Here begins ‘Beyond the seas’. It is in this Huelva place where Christopher Columbus found the help of a Franciscan monk to convince Isabel ‘La Católica’ to support him on his trip to ‘Las Indias’. The fantastic reproduction of this immersive show is signed by the set designer Pilar Revuelta, winner of an Oscar for her work in ‘Pan’s Labyrinth’.
The visitor enters the monastery, sees barely two meters away in The Alhambra to the Queen and the admiral, he toured the bustling port of Palos de la Frontera, met the Pinzones brothers and embarked on a journey full of hardships that ended in the Caribbean of San Salvador, now the Dominican Republic, when the sailor Rodrigo de Triana yells: Land in sight !, after three hellish months in the Atlantic Ocean.
Mar Alonso, head of tailoring, proudly displays the very heavy dress of Isabel ‘La Católica’ and the exact, albeit less heavy, replica of the royal crown made by a Sevillian goldsmith. “In this show, you have to take care of even the smallest detail of the costumes because the spectators are next to them,” he explains this woman who has dressed the actors and actresses of ‘El Capitan Alatriste’, ‘Águila Roja,’ Velvet ‘or’ Las chicas del cable ‘, among others.
Alonso is now required in a 16th century corral. This is where ‘A Pen and Sword’ is represented, a comedy in the magical style of Puy du Fou where the protagonist is Lope de Vega and the white Andalusian horses that gallop or trot with elegance in the performances guided by riders or amazons such as Ana Gutiérrez, a 26-year-old from Cádiz who lives her own ‘dream of Toledo’ in ecstasy.
A Frenchman converted into Toledo
“Lope de Vega is one of my favorite characters,” acknowledges Erwan de Villeon, “Because he handled the pen as well as the sword,” he adds while observing the essays of this work that begins with an allusion to ‘Fuenteovejuna’ and through which it passes, how could it be otherwise, Cervantes, in one of the multiple twists of the script and change of scenery of this function.
“Our shows are much better than those in France”, proclaims this Frenchman converted into Toledo, when he recalls the Loire Park that for 40 years has glossed the Gallic deeds, twice awarded as ‘best park in the world’.
His favorite characters: Álvaro de Bazán, “the first great Europeanist”, Lope de Vega, Isabel ‘La Católica’, María de Pacheco and Fernando III ‘El Santo’, “the successful version of San Luis de Francia”, he blurts out.
The figure he hates the most is his compatriot, General Dupont, “for having devastated Toledo twice,” he laments.
De María de Pacheco praises his bravery by making it clear to Carlos V that those who wanted to reign in Castile had to be Castilians. “It is my inspiration and I can assure you that, although I am French, I know more about the history of Spain than that of my country.”, He assures on the way to the starting point and near the spaces where Puy du Fou breeds in view of the visitors oxen, sheep, mules, donkeys, donkeys and goats. They have even set up a shady recreation area for citizens to bring their own food to this barren area where they have already planted more than 6,000 plants and a thousand olive trees.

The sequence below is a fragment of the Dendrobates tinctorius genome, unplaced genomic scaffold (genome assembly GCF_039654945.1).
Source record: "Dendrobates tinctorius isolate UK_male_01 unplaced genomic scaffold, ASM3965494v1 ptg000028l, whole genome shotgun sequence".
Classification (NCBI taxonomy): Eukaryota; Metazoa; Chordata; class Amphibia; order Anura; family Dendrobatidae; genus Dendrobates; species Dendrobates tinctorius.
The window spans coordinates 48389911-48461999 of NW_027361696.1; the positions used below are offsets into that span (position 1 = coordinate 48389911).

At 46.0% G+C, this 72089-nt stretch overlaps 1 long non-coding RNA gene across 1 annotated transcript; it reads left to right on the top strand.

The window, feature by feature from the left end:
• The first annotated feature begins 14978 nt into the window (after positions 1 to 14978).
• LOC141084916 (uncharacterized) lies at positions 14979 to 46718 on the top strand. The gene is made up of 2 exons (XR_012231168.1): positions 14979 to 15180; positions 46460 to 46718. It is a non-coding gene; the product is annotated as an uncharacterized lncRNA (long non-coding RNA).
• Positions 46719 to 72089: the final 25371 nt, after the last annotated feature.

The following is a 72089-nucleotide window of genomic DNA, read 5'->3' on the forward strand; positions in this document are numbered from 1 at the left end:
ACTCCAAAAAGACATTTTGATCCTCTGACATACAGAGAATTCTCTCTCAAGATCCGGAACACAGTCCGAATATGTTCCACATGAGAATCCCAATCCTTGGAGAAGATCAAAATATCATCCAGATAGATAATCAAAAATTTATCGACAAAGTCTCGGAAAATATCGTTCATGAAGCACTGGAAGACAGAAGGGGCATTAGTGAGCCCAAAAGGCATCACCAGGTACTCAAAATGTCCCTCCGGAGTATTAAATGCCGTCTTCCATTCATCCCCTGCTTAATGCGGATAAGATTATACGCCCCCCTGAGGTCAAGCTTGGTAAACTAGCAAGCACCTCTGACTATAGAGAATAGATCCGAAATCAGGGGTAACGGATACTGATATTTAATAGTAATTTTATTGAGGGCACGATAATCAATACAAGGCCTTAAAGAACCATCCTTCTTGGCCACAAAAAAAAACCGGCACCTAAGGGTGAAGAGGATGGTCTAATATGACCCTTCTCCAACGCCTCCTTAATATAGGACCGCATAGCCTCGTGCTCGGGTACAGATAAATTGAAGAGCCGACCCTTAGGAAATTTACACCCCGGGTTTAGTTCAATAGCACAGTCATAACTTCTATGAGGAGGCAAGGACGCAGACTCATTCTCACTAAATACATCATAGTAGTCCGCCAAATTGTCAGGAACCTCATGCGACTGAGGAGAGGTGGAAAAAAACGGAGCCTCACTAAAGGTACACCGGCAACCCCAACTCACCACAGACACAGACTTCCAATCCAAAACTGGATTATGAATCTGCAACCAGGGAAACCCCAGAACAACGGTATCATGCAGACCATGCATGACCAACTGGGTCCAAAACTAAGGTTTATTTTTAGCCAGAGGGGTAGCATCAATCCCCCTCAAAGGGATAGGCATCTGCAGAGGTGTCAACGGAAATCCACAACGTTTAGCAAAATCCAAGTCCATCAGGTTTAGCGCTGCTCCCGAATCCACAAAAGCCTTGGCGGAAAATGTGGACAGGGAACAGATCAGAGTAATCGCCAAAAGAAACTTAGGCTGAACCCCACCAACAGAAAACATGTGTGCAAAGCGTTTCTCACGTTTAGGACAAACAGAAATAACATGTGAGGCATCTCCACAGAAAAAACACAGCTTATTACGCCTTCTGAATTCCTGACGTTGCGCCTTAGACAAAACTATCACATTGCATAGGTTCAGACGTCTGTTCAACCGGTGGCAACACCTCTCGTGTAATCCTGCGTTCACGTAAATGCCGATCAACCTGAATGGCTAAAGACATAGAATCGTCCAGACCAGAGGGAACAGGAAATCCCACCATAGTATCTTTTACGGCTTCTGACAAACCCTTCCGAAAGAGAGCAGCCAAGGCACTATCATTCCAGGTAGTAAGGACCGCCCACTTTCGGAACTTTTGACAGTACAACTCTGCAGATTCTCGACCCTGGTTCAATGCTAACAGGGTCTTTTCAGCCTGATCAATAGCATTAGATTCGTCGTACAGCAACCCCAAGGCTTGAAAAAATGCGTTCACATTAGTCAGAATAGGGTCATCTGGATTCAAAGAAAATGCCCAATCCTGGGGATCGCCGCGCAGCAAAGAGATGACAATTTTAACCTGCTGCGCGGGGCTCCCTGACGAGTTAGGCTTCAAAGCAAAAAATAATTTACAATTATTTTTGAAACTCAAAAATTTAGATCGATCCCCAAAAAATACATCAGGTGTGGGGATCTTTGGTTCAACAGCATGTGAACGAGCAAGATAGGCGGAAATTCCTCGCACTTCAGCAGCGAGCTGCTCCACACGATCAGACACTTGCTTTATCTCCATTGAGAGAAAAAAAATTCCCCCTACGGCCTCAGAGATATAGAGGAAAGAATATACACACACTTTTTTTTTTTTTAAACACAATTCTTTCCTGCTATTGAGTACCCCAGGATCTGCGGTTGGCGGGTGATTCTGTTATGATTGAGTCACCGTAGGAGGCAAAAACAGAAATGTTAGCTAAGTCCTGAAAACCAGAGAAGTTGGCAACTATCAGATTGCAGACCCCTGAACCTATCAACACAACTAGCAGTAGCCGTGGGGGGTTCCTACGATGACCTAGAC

“If the show of ‘The dream of Toledo’ was an absolute public success in 2019 I can imagine what the new functions will mean for the economy of this region ”, he anticipates Adolfo Muñoz, the chef from Toledo, guru of healthy foodWinner of the National Hospitality Award in 2013 and a firm ambassador for Puy du Fou, while he devises new recipes linked to Spanish deeds that pair perfectly with the prized Manchego wines.
Delighted with the entertainment park are also the hoteliers of the city of the three cultures despite having their businesses closed due to the pandemic. The hotels in the capital of La Mancha were fully booked during the nights of 2019 in which ‘The Dream of Toledo’ was represented.
“This will pass and Visitors from outside the autonomous community will come again”, Predicts the businessman Diego Ortega in one of its hotels, the Eugenia de Montijo, now closed tight and guarding the memories of that Granada woman who became empress precisely of the French after her wedding to Napoleon III. The empress, the first ‘influencer’ in history, according to Ortega, spent long periods in this building fleeing from the kitsch of the Parisian court. “We will organize special packages from here to attend the show,” concludes Ortega.
Eddie is an Australian news reporter with over 9 years in the industry and has published on Forbes and tech crunch.